Chrysler defense was that Checker were high cost with quality issues!

Checker also alleged that Chrysler sold private automobiles equipped as “taxicabs” at “unlawful, low and discriminatory prices” financed out of profits from private passenger sales, and increased its taxicab sales through the Rebate Plan so Chrysler and its co-conspirators unlawfully discriminated in prices between purchasers of Chrysler passenger automobiles equipped with the so-called `taxicab package’ and purchasers of said automobiles not so equipped.

Checker alleged that even in the absence of the Rebate Plan “the suggested retail list prices of defendants’ passenger automobiles sold for use as taxicabs were and are generally lower than the suggested retail list prices of automobiles of the identical make and model sold to the general public for use as private passenger cars, notwithstanding the fact that the automobiles sold as taxicabs include more costly extra items known as the `taxicab package’.”

Checker maintained that Chrysler’s conduct was claimed to have substantially lessened competition in the line of commerce consisting of the manufacture and sale in interstate commerce of automobiles, including taxicabs. As a result of Chrysler’s activities, Checker seeks $45 million in damages and an injunction permanently enjoining Chrysler, its agents, employees and others in privity with them, from conspiring to destroy plaintiff’s business by unlawful means.

Unfortunately for Checker the court found that on its face Chrysler’s Rebate Plan did not curtail the dealer’s pricing discretion. Each dealer is free (1) to raise retail taxicab prices, thus nullifying the effect of the rebate; (2) to keep his prices constant, and thus render Chrysler taxicab price competitive vis a vis General Motors, Ford, Checker and other automobile makers who grant similar rebates; or (3) to lower his prices still further in competition against both Chrysler and non-Chrysler dealers alike.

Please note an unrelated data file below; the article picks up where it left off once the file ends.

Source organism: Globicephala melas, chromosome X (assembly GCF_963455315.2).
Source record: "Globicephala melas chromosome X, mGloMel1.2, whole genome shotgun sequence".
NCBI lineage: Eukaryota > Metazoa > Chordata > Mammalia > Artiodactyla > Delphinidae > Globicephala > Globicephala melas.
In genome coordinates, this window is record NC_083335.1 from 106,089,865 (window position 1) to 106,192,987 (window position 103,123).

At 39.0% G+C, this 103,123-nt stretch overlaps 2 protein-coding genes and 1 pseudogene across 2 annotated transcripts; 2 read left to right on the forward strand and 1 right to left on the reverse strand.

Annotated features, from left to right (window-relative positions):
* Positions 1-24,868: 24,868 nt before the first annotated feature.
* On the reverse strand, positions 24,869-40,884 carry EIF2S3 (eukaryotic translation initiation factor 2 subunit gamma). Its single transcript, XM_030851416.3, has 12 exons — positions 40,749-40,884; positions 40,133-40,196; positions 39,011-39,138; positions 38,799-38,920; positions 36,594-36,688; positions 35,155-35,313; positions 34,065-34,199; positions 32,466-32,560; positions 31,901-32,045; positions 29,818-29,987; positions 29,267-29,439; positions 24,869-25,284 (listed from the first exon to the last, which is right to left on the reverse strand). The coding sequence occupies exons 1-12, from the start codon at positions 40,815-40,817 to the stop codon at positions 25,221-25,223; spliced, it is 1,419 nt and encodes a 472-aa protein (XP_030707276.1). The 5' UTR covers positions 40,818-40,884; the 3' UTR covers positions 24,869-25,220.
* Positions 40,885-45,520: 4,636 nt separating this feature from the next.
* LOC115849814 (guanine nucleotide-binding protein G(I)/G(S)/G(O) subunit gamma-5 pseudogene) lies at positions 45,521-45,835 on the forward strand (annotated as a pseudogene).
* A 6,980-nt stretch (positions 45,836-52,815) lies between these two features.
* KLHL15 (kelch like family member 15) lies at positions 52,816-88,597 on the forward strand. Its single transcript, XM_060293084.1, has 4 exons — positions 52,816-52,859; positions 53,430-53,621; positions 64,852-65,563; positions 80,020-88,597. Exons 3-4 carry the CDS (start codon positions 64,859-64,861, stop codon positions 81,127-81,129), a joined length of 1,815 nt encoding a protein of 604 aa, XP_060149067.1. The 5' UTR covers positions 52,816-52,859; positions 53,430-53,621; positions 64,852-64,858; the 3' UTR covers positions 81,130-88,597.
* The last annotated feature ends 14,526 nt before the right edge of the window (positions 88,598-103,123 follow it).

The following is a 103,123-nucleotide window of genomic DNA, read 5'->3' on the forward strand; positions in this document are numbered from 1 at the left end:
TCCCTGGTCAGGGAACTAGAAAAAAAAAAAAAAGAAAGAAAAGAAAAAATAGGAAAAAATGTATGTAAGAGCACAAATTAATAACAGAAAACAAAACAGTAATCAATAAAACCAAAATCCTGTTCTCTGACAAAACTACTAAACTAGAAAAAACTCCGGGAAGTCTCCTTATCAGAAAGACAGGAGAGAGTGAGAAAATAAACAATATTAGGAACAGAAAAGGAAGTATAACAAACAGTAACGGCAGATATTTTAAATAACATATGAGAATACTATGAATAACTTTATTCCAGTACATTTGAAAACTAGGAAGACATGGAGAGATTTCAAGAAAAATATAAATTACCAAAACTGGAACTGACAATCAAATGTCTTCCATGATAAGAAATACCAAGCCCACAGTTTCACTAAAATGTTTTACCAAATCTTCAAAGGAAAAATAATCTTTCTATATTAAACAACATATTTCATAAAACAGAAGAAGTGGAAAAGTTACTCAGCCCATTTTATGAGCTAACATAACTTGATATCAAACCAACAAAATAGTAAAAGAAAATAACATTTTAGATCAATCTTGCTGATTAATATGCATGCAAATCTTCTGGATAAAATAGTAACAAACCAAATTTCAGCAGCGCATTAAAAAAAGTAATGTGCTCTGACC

The court further ruled that no evidence was offered to the demonstrate that the $183 rebate has even the slightest tendency to restrict in any way the dealer’s independent decision and determination as to the retail sales price quoted by him to customers for Chrysler taxicabs. ‘The most that appears from the record before us is that the plan manifests to the taxicab purchaser a desire on Chrysler’s part to promote competitive sale of its taxis.  The court found the “Certainly the marketplace is full of similar manufacturer-originated promotional sales “gimmicks,” such as “free goods” in the grocery and drug trades, coupons entitling the holder to cash or discounts, and the like, which do not run afoul of the Sherman Act in the absence of a showing of impropriety”

The Court also had issues with how Checker presented its sales numbers in court.  Checker’s claim that it has lost taxicab sales in New York City to Chrysler as a result of the latter’s Rebate Plan appears to be supported by the following schedule of taxicab registrations:

                                  New York Registrations

The court found that registration figures may be a misleading indicator of sales, however, for the reason that they include both new and used taxicabs in service at any given time. A more accurate source would probably be the actual sales of taxicabs during the relevant period. Sales figures made available to the Court for New York City for the period 1964-1967 are as follows:


The above figures, however, fail to reflect a sharp drop in 1964 sales of Checker cabs into New York City as compared with earlier years, allegedly as a result of Chrysler’s introduction of its Rebate Plan in 1962. Notwithstanding Checker’s sharply declining share of the New York registrations, however, according to its own figures its nationwide sales have not declined quite as noticeably during the relevant period:

Annual Taxicab Sales  US & NYC

1960    5,943     1,385

1961    4,219     1,667

1962    5,603     1,666

1963    4,969     1,221

1964    3,967       247

1965    4,050       240

Although Checker claims that the Rebate Plan has been a cause in the decline in Checker’s sales, Chrysler sets out other reasons for its difficulty. First, in New York City a taxicab owner is required to have a medallion to operate a taxi vehicle. Prior to 1953 National Transportation Co. (National), a Checker subsidiary, controlled in excess of 1,600 of the total of approximately 11,000 taxicab medallions, or franchises, authorized by the City of New York.